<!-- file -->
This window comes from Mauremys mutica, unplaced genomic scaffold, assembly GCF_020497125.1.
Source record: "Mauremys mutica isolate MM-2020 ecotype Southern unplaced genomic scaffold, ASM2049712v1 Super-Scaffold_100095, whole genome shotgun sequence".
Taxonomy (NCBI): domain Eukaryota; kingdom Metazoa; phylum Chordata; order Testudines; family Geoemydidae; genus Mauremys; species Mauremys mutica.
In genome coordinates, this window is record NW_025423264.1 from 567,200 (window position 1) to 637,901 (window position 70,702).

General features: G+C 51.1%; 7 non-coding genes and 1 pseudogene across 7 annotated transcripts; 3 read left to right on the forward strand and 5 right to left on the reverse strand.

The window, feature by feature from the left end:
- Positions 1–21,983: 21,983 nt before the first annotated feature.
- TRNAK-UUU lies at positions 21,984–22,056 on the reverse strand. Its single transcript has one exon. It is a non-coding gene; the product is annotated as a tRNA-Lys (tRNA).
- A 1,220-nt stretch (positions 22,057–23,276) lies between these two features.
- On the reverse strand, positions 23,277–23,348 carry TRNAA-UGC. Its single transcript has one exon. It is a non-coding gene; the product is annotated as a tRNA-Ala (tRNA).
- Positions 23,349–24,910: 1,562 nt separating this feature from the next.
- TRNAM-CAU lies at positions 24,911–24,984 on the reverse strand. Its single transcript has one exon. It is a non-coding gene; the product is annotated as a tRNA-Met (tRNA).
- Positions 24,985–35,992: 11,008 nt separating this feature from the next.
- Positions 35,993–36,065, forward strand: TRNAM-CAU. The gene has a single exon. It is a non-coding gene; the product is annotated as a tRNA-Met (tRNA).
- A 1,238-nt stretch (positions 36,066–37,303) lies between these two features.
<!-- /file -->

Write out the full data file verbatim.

This window comes from Mauremys mutica, unplaced genomic scaffold, assembly GCF_020497125.1.
Source record: "Mauremys mutica isolate MM-2020 ecotype Southern unplaced genomic scaffold, ASM2049712v1 Super-Scaffold_100095, whole genome shotgun sequence".
Taxonomy (NCBI): domain Eukaryota; kingdom Metazoa; phylum Chordata; order Testudines; family Geoemydidae; genus Mauremys; species Mauremys mutica.
In genome coordinates, this window is record NW_025423264.1 from 567,200 (window position 1) to 637,901 (window position 70,702).

General features: G+C 51.1%; 7 non-coding genes and 1 pseudogene across 7 annotated transcripts; 3 read left to right on the forward strand and 5 right to left on the reverse strand.

The window, feature by feature from the left end:
- Positions 1–21,983: 21,983 nt before the first annotated feature.
- TRNAK-UUU lies at positions 21,984–22,056 on the reverse strand. Its single transcript has one exon. It is a non-coding gene; the product is annotated as a tRNA-Lys (tRNA).
- A 1,220-nt stretch (positions 22,057–23,276) lies between these two features.
- On the reverse strand, positions 23,277–23,348 carry TRNAA-UGC. Its single transcript has one exon. It is a non-coding gene; the product is annotated as a tRNA-Ala (tRNA).
- Positions 23,349–24,910: 1,562 nt separating this feature from the next.
- TRNAM-CAU lies at positions 24,911–24,984 on the reverse strand. Its single transcript has one exon. It is a non-coding gene; the product is annotated as a tRNA-Met (tRNA).
- Positions 24,985–35,992: 11,008 nt separating this feature from the next.
- Positions 35,993–36,065, forward strand: TRNAM-CAU. The gene has a single exon. It is a non-coding gene; the product is annotated as a tRNA-Met (tRNA).
- A 1,238-nt stretch (positions 36,066–37,303) lies between these two features.